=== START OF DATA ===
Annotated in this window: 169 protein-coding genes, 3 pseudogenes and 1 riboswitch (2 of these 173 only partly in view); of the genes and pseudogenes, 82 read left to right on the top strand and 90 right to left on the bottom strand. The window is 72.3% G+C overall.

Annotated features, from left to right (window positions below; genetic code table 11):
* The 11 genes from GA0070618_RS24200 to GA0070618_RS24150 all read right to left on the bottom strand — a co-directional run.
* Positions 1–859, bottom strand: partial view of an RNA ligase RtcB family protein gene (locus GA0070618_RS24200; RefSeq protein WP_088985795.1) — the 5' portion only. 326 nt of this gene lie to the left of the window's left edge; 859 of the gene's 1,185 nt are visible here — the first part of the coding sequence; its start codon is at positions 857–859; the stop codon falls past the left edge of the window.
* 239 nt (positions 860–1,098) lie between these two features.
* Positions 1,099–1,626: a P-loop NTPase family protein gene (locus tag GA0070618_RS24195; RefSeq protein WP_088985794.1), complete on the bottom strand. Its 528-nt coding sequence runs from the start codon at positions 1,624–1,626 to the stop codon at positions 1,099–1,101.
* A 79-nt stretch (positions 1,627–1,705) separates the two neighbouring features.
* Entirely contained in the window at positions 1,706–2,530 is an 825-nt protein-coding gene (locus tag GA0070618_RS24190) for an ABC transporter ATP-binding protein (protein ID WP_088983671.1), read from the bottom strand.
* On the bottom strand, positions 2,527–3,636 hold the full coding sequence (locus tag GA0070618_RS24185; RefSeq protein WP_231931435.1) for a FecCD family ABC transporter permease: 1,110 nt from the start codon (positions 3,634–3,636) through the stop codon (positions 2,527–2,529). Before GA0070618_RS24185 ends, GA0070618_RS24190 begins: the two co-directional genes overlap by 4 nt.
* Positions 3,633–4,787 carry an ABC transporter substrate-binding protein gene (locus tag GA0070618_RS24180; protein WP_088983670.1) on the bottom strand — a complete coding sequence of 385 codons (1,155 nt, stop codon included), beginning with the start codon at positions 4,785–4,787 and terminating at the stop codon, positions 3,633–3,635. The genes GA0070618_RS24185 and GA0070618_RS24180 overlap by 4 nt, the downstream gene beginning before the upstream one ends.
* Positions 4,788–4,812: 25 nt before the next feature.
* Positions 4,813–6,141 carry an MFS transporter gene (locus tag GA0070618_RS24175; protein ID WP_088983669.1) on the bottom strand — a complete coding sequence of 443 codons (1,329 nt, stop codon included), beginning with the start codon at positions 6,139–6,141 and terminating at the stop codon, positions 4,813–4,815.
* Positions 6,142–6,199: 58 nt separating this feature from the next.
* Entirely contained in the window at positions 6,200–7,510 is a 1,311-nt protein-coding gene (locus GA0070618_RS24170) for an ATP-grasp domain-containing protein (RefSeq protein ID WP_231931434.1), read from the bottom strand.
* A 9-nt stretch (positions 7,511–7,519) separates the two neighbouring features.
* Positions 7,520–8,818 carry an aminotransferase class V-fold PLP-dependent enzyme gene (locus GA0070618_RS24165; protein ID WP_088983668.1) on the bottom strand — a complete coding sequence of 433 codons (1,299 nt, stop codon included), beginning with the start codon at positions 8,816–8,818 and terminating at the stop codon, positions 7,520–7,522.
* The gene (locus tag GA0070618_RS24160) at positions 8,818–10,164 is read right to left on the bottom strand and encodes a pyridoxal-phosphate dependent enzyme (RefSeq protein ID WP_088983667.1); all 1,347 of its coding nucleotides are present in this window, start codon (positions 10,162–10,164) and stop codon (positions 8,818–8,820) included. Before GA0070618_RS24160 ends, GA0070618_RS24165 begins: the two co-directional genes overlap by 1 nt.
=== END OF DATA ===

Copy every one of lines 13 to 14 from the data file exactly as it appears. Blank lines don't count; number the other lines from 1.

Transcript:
* Positions 6,142–6,199: 58 nt separating this feature from the next.
* Entirely contained in the window at positions 6,200–7,510 is a 1,311-nt protein-coding gene (locus GA0070618_RS24170) for an ATP-grasp domain-containing protein (RefSeq protein ID WP_231931434.1), read from the bottom strand.